x
Breaking News
More () »

Seattle church says pot store is too close for comfort

A church congregation that is just feet from Seattle's second pot store took to the streets Sunday to protest its opening.
More than 100 people packed the sidewalk in front of Uncle Ike's Pot Shop.

SEATTLE – A church congregation that is just feet from Seattle's second pot store took to the streets Sunday to protest its opening.

"We've done everything we can to let them know we're not pleased with the absolute disrespect and disregard for the institute of church," said Rev. Reggie C. Witherspoon, Sr., Pastor of Mount Calvary Christian Center. "You have 3 youth organizations within a stone's throw and somehow they let these people do this. Shame on Seattle!"

More than 100 people packed the sidewalk in front of Uncle Ike's Pot Shop, which opened Tuesday. The protest prompted Seattle police to close off 23rd Ave. out of safety concerns.

At one point Seattle City Councilman Bruce Harrell took the bullhorn and spoke to the crowd.

"This was not supposed to happen," he said. "The state has said a thousand feet from a park. A thousand feet from a licensed daycare center. A thousand feet from an arcade. So we are to believe we hold an arcade in a higher esteem than a sanctified church?"

He also expressed concern for the area's youth.

"We can't have our children walk 3 feet from a dispensary to see that temptation," he added.

KING 5 tried repeatedly to reach store owner Ian Eisenberg for comment Sunday, but he wasn't available. However, in an interview earlier in the week, he answered questions about the controversy surrounding the new shop and its location.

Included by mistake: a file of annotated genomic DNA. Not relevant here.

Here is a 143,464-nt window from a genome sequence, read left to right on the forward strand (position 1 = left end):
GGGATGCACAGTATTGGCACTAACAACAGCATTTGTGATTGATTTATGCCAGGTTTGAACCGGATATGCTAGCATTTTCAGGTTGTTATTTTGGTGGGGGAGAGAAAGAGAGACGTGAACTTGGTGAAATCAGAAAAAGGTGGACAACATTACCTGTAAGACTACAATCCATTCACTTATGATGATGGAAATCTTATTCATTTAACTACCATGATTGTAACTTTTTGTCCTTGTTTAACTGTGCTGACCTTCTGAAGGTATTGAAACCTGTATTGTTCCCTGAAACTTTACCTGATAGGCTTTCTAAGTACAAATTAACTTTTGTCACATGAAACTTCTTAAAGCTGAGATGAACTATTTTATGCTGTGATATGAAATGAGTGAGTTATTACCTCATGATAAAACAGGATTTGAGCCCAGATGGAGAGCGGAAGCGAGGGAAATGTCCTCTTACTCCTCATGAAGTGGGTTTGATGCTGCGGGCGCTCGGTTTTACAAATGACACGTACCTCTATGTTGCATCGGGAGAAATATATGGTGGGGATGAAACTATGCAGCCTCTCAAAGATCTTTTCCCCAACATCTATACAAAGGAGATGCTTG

"I own the property and the zoning fit," he said. "It follows the federal guidelines of where cannabis shops are supposed to be."

He also spoke about risk to the area's youth.

"I think the whole idea of I-502 was to have a legal framework and a regulated market that'll help drive out the black market," Eisenberg said. "A street dealer will sell to anybody. They'll sell to kids. But a store like this you have to be 21 to even walk inside."

Rev. Witherspoon said he has written the governor, the mayor, and has filed a complaint with the Washington State Liquor Control Board expressing the congregation's concerns. Church members said Sunday they will continue protesting each Sunday for the near future.

"As this country is looking at what this whole new infrastructure may look like, we're going to send a message," Rev. Witherspoon said. "It's an atrocity. We're upset. You have to shut this place down!"